The stage was empty and quiet, yet warm and inviting with its mahogany wood covering the floor and walls. It sat in an alcove and decorated itself with naught but a simple wooden bench so matching the stage itself that only the interruption of the plank lines gave away its presence.
With a sudden whistling air, swirls of snowflakes blew in across the field of view, covering the stage with a blanket of snow, the alcove melting to a frozen landscape from which naked young trees and bushes sprouted, their limbs crowned with snow and home for the robins and waxwings who’d wandered in. They were fat with ruffled feathers against the cold, hopping about in the hopeful search of a morsel. It was Winter’s turn to present her case. In she stepped upon the scene, the folds of her Classical robe wrapping her from head to toe as she stood amongst the branches, a Mucha’s muse.
“You think me cold and heartless, frigid in affection and void of emotion. You say my skin is as pale as death, and no warmth am I able to bestow. Yet Summer, not I, is more heartless by far, spreading lies of my nature and incites men to lusting after her long after she is gone, blowing kisses of promise and spinning memories of her long evenings. She causes them to forget her scorching embrace, once I have done the work of cooling their fevered brows.
Spring and Autumn are fickle mistresses, stealing lovers from my arms, and planting thoughts of dread at my coming. They are merely sprites and faeries of mischief, playing at the emotions of men in my disfavour. See them flit to and fro, not knowing what to be, whether cool or warm, dry or damp. Spring lures away with pale and temporary flowers, which bloom today and tomorrow are lost, while Autumn dances in the falling leaves, painting death in glorious shade of yellow and red.
I do not cavort like the others, who allow their robes to fall away and flow in the wind, uncovering their heads and exposing their flesh. I have few followers, who stay with me and comfort my loneliness during the time of my work. I do not ask for pity, nor do I wish for raucous celebrations. I am stoic, steadfast and demure, as many rely on me to be, despite their complaints. I clothe the earth when it is naked, I give it a blanket for its rest. If I remove my hood, and thus cause that pure white blanket to melt away before its time, there is despair at the sight of death that Autumn has carelessly tossed aside, and fear in remembering the dry, difficult times when Summer was spiteful and would not allow rain to fall and quench the earth from her scorching embrace. So I replace my hood, lest man become disappointed in their waiting for Spring, who takes her time and only appears when she deigns to begin her passage.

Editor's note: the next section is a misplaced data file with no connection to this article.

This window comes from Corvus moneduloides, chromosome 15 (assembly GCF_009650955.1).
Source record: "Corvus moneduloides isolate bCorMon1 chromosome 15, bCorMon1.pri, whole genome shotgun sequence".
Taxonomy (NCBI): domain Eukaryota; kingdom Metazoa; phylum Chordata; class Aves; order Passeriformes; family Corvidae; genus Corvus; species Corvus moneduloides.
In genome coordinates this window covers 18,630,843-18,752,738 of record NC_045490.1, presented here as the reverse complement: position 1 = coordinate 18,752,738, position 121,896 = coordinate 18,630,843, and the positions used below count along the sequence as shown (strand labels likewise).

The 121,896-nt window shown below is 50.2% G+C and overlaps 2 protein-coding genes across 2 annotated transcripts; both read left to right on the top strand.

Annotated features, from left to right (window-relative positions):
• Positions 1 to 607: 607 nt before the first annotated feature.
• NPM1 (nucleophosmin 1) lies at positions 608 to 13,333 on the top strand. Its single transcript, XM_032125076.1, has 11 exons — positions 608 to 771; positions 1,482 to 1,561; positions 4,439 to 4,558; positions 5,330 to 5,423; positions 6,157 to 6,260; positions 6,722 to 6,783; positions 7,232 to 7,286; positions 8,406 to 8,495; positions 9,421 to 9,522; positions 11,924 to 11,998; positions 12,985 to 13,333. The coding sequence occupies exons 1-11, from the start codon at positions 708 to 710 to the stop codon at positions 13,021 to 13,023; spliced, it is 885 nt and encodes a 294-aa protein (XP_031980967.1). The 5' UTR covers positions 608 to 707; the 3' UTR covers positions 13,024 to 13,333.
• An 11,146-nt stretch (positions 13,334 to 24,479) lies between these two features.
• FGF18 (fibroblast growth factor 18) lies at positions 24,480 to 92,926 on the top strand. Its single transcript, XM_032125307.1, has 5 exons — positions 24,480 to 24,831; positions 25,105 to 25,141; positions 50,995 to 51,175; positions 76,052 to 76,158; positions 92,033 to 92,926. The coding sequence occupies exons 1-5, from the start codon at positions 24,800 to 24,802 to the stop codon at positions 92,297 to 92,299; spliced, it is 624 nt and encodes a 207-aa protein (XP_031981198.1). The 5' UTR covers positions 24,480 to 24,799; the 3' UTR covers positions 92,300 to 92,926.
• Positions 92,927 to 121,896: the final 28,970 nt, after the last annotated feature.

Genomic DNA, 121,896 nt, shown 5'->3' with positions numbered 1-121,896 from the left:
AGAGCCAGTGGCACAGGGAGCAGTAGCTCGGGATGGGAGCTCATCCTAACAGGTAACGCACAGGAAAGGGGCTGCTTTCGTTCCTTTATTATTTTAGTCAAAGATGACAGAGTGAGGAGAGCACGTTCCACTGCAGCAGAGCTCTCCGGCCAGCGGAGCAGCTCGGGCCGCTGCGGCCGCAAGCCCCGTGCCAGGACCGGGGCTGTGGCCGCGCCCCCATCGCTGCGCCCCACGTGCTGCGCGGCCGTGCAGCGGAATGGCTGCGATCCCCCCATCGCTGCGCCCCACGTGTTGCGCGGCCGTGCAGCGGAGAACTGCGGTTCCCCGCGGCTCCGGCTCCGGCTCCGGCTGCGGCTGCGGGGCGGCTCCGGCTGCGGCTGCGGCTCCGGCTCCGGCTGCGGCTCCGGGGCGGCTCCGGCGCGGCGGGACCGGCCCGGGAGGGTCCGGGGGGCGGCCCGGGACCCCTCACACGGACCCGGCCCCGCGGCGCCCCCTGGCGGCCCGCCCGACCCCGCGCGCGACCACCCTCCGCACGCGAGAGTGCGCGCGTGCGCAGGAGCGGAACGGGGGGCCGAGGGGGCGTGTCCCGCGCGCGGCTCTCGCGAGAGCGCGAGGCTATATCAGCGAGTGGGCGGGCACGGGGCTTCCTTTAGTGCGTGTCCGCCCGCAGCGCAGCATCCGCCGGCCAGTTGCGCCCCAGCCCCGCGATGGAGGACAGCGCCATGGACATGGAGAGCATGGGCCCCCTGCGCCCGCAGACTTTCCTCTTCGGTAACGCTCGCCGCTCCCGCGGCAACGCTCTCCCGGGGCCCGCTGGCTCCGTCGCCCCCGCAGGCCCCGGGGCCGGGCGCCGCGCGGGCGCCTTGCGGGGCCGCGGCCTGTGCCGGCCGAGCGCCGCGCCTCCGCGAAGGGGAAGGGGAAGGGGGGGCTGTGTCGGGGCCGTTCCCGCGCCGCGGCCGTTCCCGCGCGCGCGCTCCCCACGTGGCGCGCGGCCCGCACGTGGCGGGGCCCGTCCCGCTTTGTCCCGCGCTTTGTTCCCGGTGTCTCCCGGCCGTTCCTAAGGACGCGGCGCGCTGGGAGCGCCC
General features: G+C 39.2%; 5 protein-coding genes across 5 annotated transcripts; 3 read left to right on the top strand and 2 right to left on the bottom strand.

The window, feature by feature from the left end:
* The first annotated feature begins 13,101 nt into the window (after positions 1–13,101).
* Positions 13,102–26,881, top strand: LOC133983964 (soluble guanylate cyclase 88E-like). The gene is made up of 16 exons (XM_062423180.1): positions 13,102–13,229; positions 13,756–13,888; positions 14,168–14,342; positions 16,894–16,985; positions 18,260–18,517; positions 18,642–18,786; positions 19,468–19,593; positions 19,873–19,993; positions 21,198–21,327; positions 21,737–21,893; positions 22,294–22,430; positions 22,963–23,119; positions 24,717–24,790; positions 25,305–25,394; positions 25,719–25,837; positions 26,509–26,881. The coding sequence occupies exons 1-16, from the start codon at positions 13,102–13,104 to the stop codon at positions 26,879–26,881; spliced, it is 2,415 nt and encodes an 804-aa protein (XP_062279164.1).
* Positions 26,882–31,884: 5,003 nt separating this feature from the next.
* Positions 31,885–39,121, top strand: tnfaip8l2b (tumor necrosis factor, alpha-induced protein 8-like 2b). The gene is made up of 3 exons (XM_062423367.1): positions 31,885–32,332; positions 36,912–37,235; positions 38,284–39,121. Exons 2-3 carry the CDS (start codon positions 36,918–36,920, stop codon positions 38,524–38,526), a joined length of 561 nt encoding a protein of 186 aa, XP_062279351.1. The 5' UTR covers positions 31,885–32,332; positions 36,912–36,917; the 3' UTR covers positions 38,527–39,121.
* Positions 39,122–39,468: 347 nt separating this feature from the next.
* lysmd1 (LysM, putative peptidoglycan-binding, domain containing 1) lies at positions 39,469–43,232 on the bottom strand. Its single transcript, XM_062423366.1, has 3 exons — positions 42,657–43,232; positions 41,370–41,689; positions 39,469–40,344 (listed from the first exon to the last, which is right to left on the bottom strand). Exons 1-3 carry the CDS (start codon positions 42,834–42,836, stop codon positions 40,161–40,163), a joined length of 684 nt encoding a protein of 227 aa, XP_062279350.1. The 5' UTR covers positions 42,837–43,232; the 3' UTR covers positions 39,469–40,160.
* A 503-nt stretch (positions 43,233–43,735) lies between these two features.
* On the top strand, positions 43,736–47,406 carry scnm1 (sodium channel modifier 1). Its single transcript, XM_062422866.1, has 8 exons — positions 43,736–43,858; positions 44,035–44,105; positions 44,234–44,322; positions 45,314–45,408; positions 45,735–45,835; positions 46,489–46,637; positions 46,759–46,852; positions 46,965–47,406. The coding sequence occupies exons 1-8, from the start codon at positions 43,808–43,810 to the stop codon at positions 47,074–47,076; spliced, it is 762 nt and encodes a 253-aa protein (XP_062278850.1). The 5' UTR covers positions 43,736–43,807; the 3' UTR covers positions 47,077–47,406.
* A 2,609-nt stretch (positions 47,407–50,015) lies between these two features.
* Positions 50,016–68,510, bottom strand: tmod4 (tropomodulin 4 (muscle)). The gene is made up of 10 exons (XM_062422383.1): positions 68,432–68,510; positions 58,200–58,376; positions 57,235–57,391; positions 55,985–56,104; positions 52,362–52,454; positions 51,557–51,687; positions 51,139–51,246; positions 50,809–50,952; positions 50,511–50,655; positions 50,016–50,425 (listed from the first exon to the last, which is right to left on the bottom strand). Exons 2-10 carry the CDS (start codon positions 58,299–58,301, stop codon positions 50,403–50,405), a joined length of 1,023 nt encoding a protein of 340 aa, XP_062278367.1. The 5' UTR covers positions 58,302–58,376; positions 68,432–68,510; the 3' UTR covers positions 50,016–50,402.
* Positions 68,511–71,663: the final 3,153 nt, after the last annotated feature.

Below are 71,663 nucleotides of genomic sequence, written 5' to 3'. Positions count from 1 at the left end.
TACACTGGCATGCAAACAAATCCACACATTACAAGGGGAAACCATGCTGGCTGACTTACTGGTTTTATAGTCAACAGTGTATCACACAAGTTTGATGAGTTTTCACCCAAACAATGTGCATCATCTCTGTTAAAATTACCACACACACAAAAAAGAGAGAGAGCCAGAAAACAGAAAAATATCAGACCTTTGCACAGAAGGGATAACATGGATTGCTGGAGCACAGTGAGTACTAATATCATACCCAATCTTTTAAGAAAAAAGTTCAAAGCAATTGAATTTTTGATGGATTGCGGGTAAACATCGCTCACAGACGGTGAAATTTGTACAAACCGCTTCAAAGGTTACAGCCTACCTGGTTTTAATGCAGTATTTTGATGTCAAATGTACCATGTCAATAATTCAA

I give the world its quiet rest; I sing it a soothing lullaby. Man huddles in his warm abode, I give him excuse to cease his constant toil, and to enjoy the family he has often missed. I bring warmth to the heart, the wish of the clothed to see their unclothed brothers warmed by hearth and stove. Lovers embrace, and songs are sung, and I accompany though I am shut outside, or listen in muted silence. I hold whispers against my breast, secrets and wishes told to the awe-giving snow. I bring into season the berries and foods to feed my loyal friends, and protect the grasses which escaped Autumn’s grasp. I bring not death, but rest, rebirth and renewal. Do not fear me, but do not be foolish in your love. My ways are stern, and unforgiving. I am not for the weak of heart or will, but if you will open yourself to follow me, you would see the beauty in my work, and the truth in my words.”
Winter paused in her speech, bending to scoop a bird into her hands. She kissed its head, warming it in her tender embrace before releasing it, watching it wing its way through the clear skies. Sighing lightly, she sat upon the bench, a bank of snow at the foot of a young tree.
In the Solstice & Equinox, the ethereal crossroads of the seasons and a traveller’s inn on their journeys, three other muses sat each one on their own dais, surrounded by their attendants. Spring, reclined on a soft moss bed and surrounded by flowers, turned a deaf ear to Winter’s plea as she strummed her small harp, the tune of dripping water and light breeze floating delicately up from it. Autumn, on her bed of leaves, surrounded by a harvest gathered by the hands of men rather than her own, wore a look of ease as her followers regaled her with the feast. Summer had rocked herself to sleep in a hammock, her work long done, her dreams filled with seasons to come, of her worshippers hailing her return.
Winter stood and walked into the distance, disappearing over the horizon of snow. The scene faded, and the stage stood empty once more.